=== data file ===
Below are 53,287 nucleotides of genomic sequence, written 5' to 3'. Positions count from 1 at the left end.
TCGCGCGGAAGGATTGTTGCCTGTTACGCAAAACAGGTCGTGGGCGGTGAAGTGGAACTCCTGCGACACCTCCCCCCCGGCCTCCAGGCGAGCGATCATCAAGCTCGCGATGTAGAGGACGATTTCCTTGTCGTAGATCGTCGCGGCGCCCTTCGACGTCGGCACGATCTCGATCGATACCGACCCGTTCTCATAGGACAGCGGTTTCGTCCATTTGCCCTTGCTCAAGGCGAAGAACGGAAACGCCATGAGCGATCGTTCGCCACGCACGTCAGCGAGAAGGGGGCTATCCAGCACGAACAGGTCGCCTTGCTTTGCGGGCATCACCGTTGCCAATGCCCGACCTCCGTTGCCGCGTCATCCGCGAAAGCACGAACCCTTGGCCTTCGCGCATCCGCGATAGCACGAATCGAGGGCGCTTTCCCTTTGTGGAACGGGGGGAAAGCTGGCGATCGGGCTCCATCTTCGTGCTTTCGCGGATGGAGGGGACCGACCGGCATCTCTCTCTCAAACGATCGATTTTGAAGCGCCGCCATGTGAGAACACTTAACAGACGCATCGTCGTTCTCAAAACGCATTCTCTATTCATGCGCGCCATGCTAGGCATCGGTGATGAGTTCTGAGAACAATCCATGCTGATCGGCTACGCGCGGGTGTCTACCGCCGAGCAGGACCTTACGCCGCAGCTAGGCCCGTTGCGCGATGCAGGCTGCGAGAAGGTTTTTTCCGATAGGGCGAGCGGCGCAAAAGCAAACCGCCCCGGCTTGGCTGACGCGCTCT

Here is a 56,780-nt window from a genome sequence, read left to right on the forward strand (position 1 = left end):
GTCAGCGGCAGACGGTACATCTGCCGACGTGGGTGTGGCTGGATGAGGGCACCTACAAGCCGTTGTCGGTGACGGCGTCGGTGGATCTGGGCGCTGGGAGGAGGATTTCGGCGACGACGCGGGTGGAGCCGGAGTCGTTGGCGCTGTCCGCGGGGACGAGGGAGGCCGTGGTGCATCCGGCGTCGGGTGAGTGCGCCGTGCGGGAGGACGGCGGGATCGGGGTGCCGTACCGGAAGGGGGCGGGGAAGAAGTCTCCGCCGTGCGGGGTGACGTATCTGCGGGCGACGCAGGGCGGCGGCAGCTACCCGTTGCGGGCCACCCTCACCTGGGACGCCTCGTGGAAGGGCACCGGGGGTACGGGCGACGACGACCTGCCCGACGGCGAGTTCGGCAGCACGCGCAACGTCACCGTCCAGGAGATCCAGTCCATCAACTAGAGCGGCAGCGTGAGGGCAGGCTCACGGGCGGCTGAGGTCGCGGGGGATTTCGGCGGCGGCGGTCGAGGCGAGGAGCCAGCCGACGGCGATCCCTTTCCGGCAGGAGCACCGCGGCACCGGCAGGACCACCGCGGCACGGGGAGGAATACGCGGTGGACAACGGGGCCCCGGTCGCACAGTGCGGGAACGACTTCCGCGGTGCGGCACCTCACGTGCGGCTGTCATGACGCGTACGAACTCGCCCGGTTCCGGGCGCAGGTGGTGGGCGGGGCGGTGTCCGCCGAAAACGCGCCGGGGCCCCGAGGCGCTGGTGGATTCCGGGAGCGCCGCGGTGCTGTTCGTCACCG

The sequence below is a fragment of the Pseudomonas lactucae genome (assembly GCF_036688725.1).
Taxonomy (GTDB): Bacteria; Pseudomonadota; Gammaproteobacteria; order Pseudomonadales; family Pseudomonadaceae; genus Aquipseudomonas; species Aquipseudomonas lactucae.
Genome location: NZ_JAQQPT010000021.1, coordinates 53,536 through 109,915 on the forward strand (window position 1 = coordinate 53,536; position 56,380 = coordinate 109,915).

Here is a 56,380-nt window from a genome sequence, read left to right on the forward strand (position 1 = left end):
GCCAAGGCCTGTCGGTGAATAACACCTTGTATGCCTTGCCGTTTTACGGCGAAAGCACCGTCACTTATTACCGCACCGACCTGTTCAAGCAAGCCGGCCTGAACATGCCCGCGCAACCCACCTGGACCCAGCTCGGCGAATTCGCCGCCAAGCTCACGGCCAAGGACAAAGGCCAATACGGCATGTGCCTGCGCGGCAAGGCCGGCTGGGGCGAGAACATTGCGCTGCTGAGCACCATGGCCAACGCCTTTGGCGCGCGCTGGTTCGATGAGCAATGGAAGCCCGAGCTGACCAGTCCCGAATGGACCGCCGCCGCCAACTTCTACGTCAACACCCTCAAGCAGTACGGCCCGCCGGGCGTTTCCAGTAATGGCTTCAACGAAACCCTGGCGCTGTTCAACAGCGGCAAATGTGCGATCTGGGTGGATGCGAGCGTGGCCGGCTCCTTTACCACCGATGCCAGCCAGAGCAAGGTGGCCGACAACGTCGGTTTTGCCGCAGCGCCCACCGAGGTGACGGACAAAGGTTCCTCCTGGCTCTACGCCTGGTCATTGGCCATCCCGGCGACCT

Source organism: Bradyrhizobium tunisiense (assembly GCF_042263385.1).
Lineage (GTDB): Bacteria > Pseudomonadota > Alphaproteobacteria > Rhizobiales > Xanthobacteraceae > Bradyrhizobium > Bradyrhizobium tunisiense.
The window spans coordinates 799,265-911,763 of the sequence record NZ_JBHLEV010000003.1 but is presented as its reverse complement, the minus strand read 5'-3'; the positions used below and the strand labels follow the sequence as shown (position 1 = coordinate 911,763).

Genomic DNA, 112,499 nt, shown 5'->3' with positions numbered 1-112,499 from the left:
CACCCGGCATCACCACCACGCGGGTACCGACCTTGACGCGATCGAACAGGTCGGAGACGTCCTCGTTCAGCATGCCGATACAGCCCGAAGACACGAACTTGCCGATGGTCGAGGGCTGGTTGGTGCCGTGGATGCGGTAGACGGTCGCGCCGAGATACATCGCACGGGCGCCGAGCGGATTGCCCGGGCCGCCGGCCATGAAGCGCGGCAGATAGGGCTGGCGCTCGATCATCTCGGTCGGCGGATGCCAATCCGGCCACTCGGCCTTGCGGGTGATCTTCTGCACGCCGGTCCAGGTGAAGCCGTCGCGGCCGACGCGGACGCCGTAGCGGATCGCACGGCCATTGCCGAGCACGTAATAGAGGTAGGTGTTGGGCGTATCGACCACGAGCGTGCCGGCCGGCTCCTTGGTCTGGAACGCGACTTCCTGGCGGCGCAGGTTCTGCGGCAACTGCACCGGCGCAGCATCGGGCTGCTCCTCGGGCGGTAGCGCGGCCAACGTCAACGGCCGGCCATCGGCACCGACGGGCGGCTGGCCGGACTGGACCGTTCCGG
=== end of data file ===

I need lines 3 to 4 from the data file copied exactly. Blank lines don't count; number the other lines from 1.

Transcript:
Here is a 56,780-nt window from a genome sequence, read left to right on the forward strand (position 1 = left end):
GTCAGCGGCAGACGGTACATCTGCCGACGTGGGTGTGGCTGGATGAGGGCACCTACAAGCCGTTGTCGGTGACGGCGTCGGTGGATCTGGGCGCTGGGAGGAGGATTTCGGCGACGACGCGGGTGGAGCCGGAGTCGTTGGCGCTGTCCGCGGGGACGAGGGAGGCCGTGGTGCATCCGGCGTCGGGTGAGTGCGCCGTGCGGGAGGACGGCGGGATCGGGGTGCCGTACCGGAAGGGGGCGGGGAAGAAGTCTCCGCCGTGCGGGGTGACGTATCTGCGGGCGACGCAGGGCGGCGGCAGCTACCCGTTGCGGGCCACCCTCACCTGGGACGCCTCGTGGAAGGGCACCGGGGGTACGGGCGACGACGACCTGCCCGACGGCGAGTTCGGCAGCACGCGCAACGTCACCGTCCAGGAGATCCAGTCCATCAACTAGAGCGGCAGCGTGAGGGCAGGCTCACGGGCGGCTGAGGTCGCGGGGGATTTCGGCGGCGGCGGTCGAGGCGAGGAGCCAGCCGACGGCGATCCCTTTCCGGCAGGAGCACCGCGGCACCGGCAGGACCACCGCGGCACGGGGAGGAATACGCGGTGGACAACGGGGCCCCGGTCGCACAGTGCGGGAACGACTTCCGCGGTGCGGCACCTCACGTGCGGCTGTCATGACGCGTACGAACTCGCCCGGTTCCGGGCGCAGGTGGTGGGCGGGGCGGTGTCCGCCGAAAACGCGCCGGGGCCCCGAGGCGCTGGTGGATTCCGGGAGCGCCGCGGTGCTGTTCGTCACCG